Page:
It was reported that Australia has found some possible debris in the Indian Ocean from the ill-fated Malaysia Airlines MH370 plane. However, we still don’t know what actually happened to the aircraft.
Read on, for a possible theory that would tie in with the new findings, if the Australian sightings are indeed found to be the MH370 debris.
There was a fire on board the ill-fated MH370 flight. What happened to the aircraft had absolutely nothing to do with the more complex matters of terrorism, pilot suicide or hijacking threats.
This is the very simple, but startling new theory, recently shared by Chris Goodfellow on his Google Plus account. Goodfellow is a pilot from the USA, with more than 20 years of flying experience.
Electrical Fire on Board
According to Goodfellow, there was an electrical fire on board the MH370 aircraft, which would logically explain the sudden loss of communication and the change in the plane’s direction.
In his article, he wrote, “In the case of an electrical fire, the first response is to pull all the main busses (cockpit controls) and restore circuits one by one until you have isolated the bad one.” Because of this, he says that the plane’s communication would have completely and suddenly ceased.
Fire in-capitated the aircraft’s passengers and crew
Goodfellow added that the fire may also have overheated the “front landing gear tyres” and this caused the passengers and crew to be in-capitated and completely overcome by the flames and smog.
While oxygen masks are usually deployed, he says, based on his own experiences, that these are not usually deployed when there is a fire – they wouldn’t be effective for long.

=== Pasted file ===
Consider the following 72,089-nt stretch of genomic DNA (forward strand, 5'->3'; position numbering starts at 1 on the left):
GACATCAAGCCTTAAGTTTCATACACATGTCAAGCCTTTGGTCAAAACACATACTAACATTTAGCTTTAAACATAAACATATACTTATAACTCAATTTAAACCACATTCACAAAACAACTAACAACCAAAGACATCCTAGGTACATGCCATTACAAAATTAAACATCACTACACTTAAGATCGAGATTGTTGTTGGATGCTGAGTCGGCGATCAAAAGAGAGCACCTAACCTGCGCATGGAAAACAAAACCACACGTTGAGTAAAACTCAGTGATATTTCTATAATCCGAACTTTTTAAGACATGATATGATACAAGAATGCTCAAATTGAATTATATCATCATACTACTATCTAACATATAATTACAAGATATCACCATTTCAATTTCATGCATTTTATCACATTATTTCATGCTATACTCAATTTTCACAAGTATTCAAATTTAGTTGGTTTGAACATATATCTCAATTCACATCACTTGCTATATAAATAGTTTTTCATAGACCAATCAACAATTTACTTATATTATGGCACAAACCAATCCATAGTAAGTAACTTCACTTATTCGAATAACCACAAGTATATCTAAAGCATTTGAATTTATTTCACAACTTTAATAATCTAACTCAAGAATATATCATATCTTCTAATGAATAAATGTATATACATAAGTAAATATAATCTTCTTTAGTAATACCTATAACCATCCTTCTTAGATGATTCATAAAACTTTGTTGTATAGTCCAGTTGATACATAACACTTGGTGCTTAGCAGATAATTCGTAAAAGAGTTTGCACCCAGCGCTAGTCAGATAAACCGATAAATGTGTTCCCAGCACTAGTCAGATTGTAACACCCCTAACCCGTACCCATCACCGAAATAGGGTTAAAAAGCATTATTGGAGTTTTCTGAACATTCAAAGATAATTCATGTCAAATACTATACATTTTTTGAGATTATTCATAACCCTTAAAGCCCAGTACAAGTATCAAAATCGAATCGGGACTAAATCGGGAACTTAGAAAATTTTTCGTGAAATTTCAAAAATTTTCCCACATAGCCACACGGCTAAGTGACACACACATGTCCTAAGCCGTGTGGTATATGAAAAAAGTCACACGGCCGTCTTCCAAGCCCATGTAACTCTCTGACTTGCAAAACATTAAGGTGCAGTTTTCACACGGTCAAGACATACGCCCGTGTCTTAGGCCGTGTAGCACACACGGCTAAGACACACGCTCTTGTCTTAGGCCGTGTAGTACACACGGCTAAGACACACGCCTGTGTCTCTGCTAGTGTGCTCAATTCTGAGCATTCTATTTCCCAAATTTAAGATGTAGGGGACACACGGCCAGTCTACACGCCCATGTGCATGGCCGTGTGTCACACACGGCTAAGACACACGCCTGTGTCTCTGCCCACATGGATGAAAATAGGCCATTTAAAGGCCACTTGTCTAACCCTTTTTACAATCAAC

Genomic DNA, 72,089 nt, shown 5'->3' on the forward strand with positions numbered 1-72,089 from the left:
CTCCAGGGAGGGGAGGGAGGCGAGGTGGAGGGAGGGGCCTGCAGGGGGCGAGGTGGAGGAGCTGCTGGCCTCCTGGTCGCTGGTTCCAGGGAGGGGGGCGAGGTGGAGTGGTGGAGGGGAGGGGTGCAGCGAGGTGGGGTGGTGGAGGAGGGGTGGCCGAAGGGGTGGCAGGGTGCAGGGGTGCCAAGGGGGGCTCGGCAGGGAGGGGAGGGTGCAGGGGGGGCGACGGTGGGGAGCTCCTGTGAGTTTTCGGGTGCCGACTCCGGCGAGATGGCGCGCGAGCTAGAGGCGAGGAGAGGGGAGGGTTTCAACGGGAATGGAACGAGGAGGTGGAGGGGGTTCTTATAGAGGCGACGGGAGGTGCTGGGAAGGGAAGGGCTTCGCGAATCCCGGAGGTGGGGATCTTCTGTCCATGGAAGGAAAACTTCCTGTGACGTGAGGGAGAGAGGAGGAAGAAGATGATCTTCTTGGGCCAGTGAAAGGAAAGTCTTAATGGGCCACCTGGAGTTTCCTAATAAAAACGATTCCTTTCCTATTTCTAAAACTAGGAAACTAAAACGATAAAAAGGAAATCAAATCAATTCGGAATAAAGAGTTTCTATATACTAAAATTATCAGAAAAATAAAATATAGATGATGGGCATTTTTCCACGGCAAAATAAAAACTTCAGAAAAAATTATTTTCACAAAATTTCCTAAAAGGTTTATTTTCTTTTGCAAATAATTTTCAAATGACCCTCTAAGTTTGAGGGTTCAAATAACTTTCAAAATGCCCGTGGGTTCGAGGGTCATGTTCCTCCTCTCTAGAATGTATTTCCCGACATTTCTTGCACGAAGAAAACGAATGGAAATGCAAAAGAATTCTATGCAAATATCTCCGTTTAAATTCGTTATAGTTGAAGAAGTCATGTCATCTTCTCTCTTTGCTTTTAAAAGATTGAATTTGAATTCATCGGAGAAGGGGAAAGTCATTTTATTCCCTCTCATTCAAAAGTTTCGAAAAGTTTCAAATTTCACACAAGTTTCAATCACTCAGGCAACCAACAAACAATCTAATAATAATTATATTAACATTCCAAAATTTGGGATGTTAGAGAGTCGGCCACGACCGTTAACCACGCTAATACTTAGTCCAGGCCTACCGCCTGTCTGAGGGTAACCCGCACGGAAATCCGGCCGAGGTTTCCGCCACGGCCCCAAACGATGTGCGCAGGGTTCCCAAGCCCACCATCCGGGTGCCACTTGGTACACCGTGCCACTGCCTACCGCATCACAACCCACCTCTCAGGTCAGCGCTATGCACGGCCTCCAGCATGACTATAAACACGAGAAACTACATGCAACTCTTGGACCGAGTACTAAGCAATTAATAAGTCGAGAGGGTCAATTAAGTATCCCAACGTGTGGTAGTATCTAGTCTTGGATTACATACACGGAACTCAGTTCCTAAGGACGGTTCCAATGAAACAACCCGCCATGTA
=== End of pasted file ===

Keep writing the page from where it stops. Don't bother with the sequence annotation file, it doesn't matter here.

This also explains the change in the plane’s direction, because, when the pilots realized that there was something wrong with the plane, he had tried to turn it around and set it on autopilot to land at the nearest airport.
Pilot had tried to land at Langkawi airport
So Goodfellow did a Google Maps search of whether there was indeed an airport in line with the plane’s new direction – and within 30 seconds, he had discovered the Langkawi airport.
He says, “Actually he (the MH370 pilot) was taking a direct route to Palau Langkawi, (which has) a 13,000 foot strip (runway) with an approach over water at night with no obstacles…He knew the terrain was friendlier towards Langkawi (compared to the Kuala Lumpur airport, which has 8,000 ridges to cross) and (it was) also a shorter distance.”
However, despite his attempts, the pilot had never managed to get the plane to Langkawi airport because he “didn’t have the time.
According to Goodfellow, the smog had completely intoxicated the pilot before he had reached his destination. As a result, Goodfellow says that the MH370 aircraft, with the pilots, passengers and crew overcome by the smoke and fire, continued to fly on autopilot mode until the fuel ran out – and the plane subsequently crashed in the Indian Ocean.
So then, Goodfellow feels that this is where the search parties should be looking for the missing aircraft along the Pulau Langkawi route, and not anywhere else.
Click here to read Goodfellow’s original Google Plus post.
Other Blog Posts
Click here for another possible theory about MH370’s disappearance by an American student.
Click here for more possible theories about MH370 plane.
Click here for a fiction story about MH370 going in another dimension.